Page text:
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Since her teens, when she spent six years studying history and the intricacies of the British constitution under Henry Marten, vice provost of Eton College, Elizabeth has been conscientious about learning everything necessary to do her job well. As Queen, she has devoted several hours every day except on Christmas and Easter reviewing official government papers in her battered red leather dispatch boxes. Even while staying with close friends on weekends, she remains deskbound in the mornings. "Oh, must you, ma'am?" a hostess once inquired. "If I missed one once, I would never get it straight again," the Queen replied.
She is equally diligent about background briefings on people she meets and places she visits. For a trip to Kingston upon Hull three years ago, she was given 70 pages by the lord lieutenant of East Yorkshire, including a seating plan for a luncheon at the local guildhall. When she sat down at her table, she was well prepared to converse with a lollipop lady (a school crossing guard), an ambulance driver, an environmental community volunteer and the manager of the Hull City soccer team, who was surprised by the detail of her questions about the previous evening's win over Fulham and how the club was dealing with unruly crowds.
Under the guidance of longtime diplomat David Manning, chosen by the Queen as an adviser to William and his brother Harry, Kate has been preparing for royal duties by learning about British institutions and exploring charitable causes that she may take on as a patron. As the first future Queen to be a university graduate, with a degree in art history, Kate is likely to lend her support to arts organizations.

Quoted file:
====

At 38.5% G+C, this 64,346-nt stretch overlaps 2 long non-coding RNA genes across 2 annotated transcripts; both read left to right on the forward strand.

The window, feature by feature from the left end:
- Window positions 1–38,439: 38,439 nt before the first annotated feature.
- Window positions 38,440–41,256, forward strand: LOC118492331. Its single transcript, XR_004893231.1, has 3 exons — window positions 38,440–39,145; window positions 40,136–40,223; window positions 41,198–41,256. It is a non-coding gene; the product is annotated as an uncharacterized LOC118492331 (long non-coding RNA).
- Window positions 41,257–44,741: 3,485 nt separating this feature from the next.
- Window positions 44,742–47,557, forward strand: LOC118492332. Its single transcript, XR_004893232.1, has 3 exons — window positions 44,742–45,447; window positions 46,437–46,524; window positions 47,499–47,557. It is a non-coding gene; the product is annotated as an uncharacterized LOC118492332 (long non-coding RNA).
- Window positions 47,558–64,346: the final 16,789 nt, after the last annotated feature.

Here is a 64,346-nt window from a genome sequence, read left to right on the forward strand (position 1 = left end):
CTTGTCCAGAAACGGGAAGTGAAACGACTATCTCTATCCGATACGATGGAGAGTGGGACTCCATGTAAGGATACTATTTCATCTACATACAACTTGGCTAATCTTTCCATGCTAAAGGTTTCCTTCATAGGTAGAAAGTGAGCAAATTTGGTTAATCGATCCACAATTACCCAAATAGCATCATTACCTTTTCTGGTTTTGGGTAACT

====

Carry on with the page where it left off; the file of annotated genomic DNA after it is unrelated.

Kate shares the Queen's work ethic. For her first solo engagement, in October, she agreed to host a dinner for the charity In Kind Direct when Prince Charles had to bow out at the last minute. She crammed her research and impressed the guests with her knowledge of the charity's mission and activities.
4. Embrace the countryside and its pursuits
Such are the privileges of multiple home and castle ownership that every member of the royal family is imbued with country life from infancy. The Queen first stalked deer when she was 16, and she was crawling through the undergrowth in her mackintosh trousers until she was nearly 60. Balmoral and Sandringham, her estates in Scotland and Norfolk, not only provide what the Queen has described as "a place to hibernate for a bit when one leads such a very movable life," but they also keep the family anchored to the land and its rhythms as well as to the lives of people who work there. Once, while driving a Scottish cleric around Balmoral, the Queen suddenly shouted, "Hooray!" as they passed one of her gamekeepers walking with a young woman. Elizabeth explained that his wife had left him and that she was delighted he was out with a new girlfriend.